The Fed, The TARP And The Economy
ROBERT SIEGEL, host:
While the stimulus plan aims to get the economy moving in the future, the Treasury Department still has the legacy of our subprime past to sort out and a few hundred billion dollars of TARP funds to work with. Today, Treasury secretary Timothy Geithner met with senior officials to discuss how to overhaul the $700 billion Troubled Asset Relief Program. After the meeting, Geithner told reporters that his department is looking into a range of options to get banks lending again and to stabilize the economy. But to find out about that range of options and what overhaul is expected at Treasury, we called on Krishna Guha, who is U.S. economics editor for the Financial Times. Hi, thanks for joining us.
Mr. KRISHNA GUHA (Economics Editor, The Financial Times): My pleasure.
SIEGEL: Are there strong indications yet of how Secretary Geithner will proceed with the TARP?
Mr. GUHA: Well, I think we need to divide that into two points. In the first instance, what Tim Geithner is trying to do is to restore public confidence in the process by which the government puts capital into banks. He's trying to reassure the public that it's going to be done in a transparent way with objective criteria and that the money that goes to the banks isn't going to be wasted, it's going to be used to support new lending. At the same time, he and his colleagues are working on plans for a comprehensive cleanup of the banking system, something that will almost certainly require more public funds.
SIEGEL: So, on the first point, I guess getting the city to not buy a new corporate jet would have been an example of that, what happened yesterday?
Mr. GUHA: Absolutely. There's concern among officials here that the public really has lost all faith in the TARP program. That's the program created by former Treasury Secretary Hank Paulson to initially buy troubled assets, then diverted into bank recapitalization. If the Obama team is going to really overhaul the banking system, the first thing they need to do is to win back the public's confidence that this money isn't wasted and that money that's going into the banks ultimately benefits everyone.
SIEGEL: Now, there have been hints at least that Secretary Geithner and the Obama administration is interested in the original strategy of the TARP, that is to go in and actually buy up the toxic assets. Secretary Paulson and his group found that impractical or exceedingly difficult. Is there anything different now that would make it any easier?
Mr. GUHA: It remains a very challenging job. The plan under consideration would involve some way of taking out the toxic assets that are clogging up the bank's balance sheets and deterring them from making new loans to households and businesses. Now, one of the ideas under consideration is to create a so-called bad bank. That's a special purpose bank which would exist just for the purpose of acquiring those bad assets.
Now, some of the problems that Mr. Paulson faced last fall haven't gone away. It's going to be very hard to value those assets to make sure that the banks are getting a fair price for them, but the taxpayer is not overpaying. And of course, this bad bank will have to raise quite a lot of funds potentially by issuing its own debt as well as taking money from Treasury in order to buy assets on the scale required. Plus, when we're all said and done, once the banks have gotten rid of their toxic assets, we may find they don't have enough capital, in which case we'll need to put more in.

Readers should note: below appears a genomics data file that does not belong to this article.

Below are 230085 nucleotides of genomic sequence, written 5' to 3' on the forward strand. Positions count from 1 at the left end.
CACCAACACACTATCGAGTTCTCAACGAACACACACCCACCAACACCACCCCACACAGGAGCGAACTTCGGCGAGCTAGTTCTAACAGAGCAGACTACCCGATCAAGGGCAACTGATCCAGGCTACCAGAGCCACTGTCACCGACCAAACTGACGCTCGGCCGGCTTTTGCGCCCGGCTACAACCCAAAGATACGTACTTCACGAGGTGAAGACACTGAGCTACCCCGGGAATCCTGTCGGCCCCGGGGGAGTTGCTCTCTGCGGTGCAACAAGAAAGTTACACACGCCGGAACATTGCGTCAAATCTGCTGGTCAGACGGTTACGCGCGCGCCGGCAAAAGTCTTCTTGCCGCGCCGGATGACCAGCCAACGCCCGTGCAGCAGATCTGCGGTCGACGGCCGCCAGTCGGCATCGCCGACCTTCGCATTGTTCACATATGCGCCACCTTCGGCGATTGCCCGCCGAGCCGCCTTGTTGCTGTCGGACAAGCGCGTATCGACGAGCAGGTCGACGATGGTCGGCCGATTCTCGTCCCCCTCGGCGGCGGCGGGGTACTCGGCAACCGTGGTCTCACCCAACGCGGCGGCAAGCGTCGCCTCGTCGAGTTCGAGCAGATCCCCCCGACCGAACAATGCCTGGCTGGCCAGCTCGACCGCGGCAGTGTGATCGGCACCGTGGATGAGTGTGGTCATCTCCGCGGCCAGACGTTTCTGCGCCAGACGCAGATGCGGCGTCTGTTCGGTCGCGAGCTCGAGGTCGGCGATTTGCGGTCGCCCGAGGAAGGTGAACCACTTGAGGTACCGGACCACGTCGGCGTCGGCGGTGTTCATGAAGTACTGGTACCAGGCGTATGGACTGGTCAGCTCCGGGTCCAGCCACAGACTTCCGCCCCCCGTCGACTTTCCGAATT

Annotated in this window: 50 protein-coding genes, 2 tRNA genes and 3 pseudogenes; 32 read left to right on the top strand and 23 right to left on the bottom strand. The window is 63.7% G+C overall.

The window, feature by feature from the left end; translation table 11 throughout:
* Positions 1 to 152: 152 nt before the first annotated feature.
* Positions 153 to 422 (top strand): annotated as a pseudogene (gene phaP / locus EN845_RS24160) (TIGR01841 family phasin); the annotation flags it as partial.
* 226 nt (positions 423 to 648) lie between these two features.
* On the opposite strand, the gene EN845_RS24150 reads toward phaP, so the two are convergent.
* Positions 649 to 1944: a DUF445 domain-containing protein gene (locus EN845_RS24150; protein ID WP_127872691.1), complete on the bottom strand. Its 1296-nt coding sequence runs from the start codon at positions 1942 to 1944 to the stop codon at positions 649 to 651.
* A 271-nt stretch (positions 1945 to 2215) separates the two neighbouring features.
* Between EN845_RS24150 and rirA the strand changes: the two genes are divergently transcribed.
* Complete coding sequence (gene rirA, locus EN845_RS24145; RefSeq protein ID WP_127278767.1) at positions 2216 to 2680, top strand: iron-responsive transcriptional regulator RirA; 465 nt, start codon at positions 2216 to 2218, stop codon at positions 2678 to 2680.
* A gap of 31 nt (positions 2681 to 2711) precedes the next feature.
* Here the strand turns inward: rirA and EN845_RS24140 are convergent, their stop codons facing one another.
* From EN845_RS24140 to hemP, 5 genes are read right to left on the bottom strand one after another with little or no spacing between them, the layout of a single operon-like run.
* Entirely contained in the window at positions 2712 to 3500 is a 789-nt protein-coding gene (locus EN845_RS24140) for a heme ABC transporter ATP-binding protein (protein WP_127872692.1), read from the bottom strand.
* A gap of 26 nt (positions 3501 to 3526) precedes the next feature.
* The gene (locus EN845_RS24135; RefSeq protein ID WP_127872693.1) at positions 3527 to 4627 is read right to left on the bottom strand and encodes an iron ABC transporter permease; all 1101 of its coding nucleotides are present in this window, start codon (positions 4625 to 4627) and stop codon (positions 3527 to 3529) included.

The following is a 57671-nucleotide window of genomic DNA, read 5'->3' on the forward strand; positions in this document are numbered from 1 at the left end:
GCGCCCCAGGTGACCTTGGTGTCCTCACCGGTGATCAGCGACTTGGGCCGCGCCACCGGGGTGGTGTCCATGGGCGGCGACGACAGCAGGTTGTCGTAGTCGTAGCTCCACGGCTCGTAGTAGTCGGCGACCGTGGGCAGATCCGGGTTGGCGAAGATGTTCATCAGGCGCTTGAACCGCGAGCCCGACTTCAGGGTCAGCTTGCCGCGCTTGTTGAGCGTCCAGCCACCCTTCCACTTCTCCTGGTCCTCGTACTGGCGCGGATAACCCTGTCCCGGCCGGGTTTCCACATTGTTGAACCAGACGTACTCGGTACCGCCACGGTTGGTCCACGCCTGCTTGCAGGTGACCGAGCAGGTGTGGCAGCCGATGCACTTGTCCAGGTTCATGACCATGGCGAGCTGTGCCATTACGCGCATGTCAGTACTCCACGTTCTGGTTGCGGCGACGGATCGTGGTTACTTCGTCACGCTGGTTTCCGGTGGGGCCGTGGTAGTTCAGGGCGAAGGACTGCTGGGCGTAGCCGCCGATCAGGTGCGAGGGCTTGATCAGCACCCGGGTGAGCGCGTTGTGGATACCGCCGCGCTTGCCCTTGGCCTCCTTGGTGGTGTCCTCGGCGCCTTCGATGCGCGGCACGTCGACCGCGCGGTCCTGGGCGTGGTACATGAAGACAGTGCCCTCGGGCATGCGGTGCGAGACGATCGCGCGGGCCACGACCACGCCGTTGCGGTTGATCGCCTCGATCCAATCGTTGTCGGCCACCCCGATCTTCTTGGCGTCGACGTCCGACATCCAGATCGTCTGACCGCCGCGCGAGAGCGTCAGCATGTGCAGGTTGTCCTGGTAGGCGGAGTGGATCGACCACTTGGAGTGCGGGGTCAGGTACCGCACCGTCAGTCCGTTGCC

SIEGEL: And we, the taxpayers, would be the owners of this Yucca Mountain for securities - this bad bank?
Mr. GUHA: That's right.
SIEGEL: Now, something else happened today which I want to ask you about, and that is that the Federal Reserve said it's standing by its virtually zero percent interest rates. It's hard to foresee anything that would force an increase in rates in the next few months. So what does the Fed do now, just issue the same statement every month?
Mr. GUHA: Well, as you say, it's a little bit tricky for the Fed because it's now in the realm of so-called unconventional easing. That's taking steps other than reducing the interest rate which is already set at virtually zero. And these steps don't lend themselves to adjustments every time the Fed meets, which is about every six weeks or so. But the statement today gives us some clues about its thinking.
The Fed wants to take further steps to reduce the actual borrowing rates. And its inclination is to try to do so through more targeted lending operations that are aimed to revitalize the securitized markets where a lot of loans are bundled up and sold on to investors. Those markets have been, by and large, frozen now for the best part of a year or year and a half. The Fed wants to get them going again.
It's also considering the possibility of extending a program by which it buys securities issued by Fannie Mae and Freddie Mac to keep mortgage rates low. And it's also said that it's prepared under certain circumstances to actually buy securities issued by the government, as well.
SIEGEL: Now, Krishna Guha, thank you very much.
Mr. GUHA: My pleasure.
SIEGEL: Krishna Guha of the Financial Times.
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